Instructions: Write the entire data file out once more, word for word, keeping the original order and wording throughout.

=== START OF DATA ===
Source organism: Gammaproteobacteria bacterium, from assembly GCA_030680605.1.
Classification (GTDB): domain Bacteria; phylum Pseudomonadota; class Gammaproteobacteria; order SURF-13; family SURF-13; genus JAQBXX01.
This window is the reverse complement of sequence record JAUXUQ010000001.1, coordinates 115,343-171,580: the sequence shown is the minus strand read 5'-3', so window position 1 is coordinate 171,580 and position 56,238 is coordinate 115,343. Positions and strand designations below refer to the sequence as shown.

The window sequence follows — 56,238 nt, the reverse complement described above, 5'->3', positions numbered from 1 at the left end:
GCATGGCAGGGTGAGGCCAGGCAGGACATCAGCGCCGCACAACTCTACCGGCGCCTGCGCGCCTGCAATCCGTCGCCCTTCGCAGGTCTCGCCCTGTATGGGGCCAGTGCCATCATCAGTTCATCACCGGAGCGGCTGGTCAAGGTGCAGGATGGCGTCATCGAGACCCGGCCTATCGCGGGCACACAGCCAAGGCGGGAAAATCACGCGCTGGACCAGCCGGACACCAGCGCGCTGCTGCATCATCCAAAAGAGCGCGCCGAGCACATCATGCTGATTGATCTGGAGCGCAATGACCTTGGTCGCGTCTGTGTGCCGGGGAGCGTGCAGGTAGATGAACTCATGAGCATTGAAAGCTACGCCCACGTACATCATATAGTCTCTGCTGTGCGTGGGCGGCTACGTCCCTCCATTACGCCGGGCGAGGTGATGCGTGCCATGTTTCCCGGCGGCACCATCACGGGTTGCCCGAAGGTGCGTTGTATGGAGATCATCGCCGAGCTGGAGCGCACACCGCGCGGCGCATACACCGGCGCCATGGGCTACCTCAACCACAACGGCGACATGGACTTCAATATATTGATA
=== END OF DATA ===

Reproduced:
Source organism: Gammaproteobacteria bacterium, from assembly GCA_030680605.1.
Classification (GTDB): domain Bacteria; phylum Pseudomonadota; class Gammaproteobacteria; order SURF-13; family SURF-13; genus JAQBXX01.
This window is the reverse complement of sequence record JAUXUQ010000001.1, coordinates 115,343-171,580: the sequence shown is the minus strand read 5'-3', so window position 1 is coordinate 171,580 and position 56,238 is coordinate 115,343. Positions and strand designations below refer to the sequence as shown.

The window sequence follows — 56,238 nt, the reverse complement described above, 5'->3', positions numbered from 1 at the left end:
GCATGGCAGGGTGAGGCCAGGCAGGACATCAGCGCCGCACAACTCTACCGGCGCCTGCGCGCCTGCAATCCGTCGCCCTTCGCAGGTCTCGCCCTGTATGGGGCCAGTGCCATCATCAGTTCATCACCGGAGCGGCTGGTCAAGGTGCAGGATGGCGTCATCGAGACCCGGCCTATCGCGGGCACACAGCCAAGGCGGGAAAATCACGCGCTGGACCAGCCGGACACCAGCGCGCTGCTGCATCATCCAAAAGAGCGCGCCGAGCACATCATGCTGATTGATCTGGAGCGCAATGACCTTGGTCGCGTCTGTGTGCCGGGGAGCGTGCAGGTAGATGAACTCATGAGCATTGAAAGCTACGCCCACGTACATCATATAGTCTCTGCTGTGCGTGGGCGGCTACGTCCCTCCATTACGCCGGGCGAGGTGATGCGTGCCATGTTTCCCGGCGGCACCATCACGGGTTGCCCGAAGGTGCGTTGTATGGAGATCATCGCCGAGCTGGAGCGCACACCGCGCGGCGCATACACCGGCGCCATGGGCTACCTCAACCACAACGGCGACATGGACTTCAATATATTGATA